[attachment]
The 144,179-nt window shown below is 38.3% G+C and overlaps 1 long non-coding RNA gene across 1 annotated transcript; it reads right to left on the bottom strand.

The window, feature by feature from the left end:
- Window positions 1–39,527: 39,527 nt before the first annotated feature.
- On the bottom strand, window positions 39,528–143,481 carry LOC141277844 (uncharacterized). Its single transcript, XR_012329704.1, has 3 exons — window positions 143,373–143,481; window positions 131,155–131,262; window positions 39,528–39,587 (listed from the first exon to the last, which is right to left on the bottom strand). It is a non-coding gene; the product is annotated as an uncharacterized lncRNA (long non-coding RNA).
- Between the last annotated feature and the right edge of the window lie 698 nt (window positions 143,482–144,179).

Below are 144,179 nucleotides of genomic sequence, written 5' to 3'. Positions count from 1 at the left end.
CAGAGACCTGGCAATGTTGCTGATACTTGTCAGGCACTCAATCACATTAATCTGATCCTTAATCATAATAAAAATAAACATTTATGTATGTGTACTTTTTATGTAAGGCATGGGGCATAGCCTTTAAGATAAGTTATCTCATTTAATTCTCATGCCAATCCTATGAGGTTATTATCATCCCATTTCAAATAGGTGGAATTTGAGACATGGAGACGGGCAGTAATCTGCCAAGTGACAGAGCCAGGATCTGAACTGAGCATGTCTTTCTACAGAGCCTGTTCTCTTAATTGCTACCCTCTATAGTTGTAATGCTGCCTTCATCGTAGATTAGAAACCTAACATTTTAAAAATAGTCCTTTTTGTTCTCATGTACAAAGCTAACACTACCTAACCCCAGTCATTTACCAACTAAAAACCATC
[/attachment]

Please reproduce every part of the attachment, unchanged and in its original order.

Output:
The 144,179-nt window shown below is 38.3% G+C and overlaps 1 long non-coding RNA gene across 1 annotated transcript; it reads right to left on the bottom strand.

The window, feature by feature from the left end:
- Window positions 1–39,527: 39,527 nt before the first annotated feature.
- On the bottom strand, window positions 39,528–143,481 carry LOC141277844 (uncharacterized). Its single transcript, XR_012329704.1, has 3 exons — window positions 143,373–143,481; window positions 131,155–131,262; window positions 39,528–39,587 (listed from the first exon to the last, which is right to left on the bottom strand). It is a non-coding gene; the product is annotated as an uncharacterized lncRNA (long non-coding RNA).
- Between the last annotated feature and the right edge of the window lie 698 nt (window positions 143,482–144,179).

Below are 144,179 nucleotides of genomic sequence, written 5' to 3'. Positions count from 1 at the left end.
CAGAGACCTGGCAATGTTGCTGATACTTGTCAGGCACTCAATCACATTAATCTGATCCTTAATCATAATAAAAATAAACATTTATGTATGTGTACTTTTTATGTAAGGCATGGGGCATAGCCTTTAAGATAAGTTATCTCATTTAATTCTCATGCCAATCCTATGAGGTTATTATCATCCCATTTCAAATAGGTGGAATTTGAGACATGGAGACGGGCAGTAATCTGCCAAGTGACAGAGCCAGGATCTGAACTGAGCATGTCTTTCTACAGAGCCTGTTCTCTTAATTGCTACCCTCTATAGTTGTAATGCTGCCTTCATCGTAGATTAGAAACCTAACATTTTAAAAATAGTCCTTTTTGTTCTCATGTACAAAGCTAACACTACCTAACCCCAGTCATTTACCAACTAAAAACCATC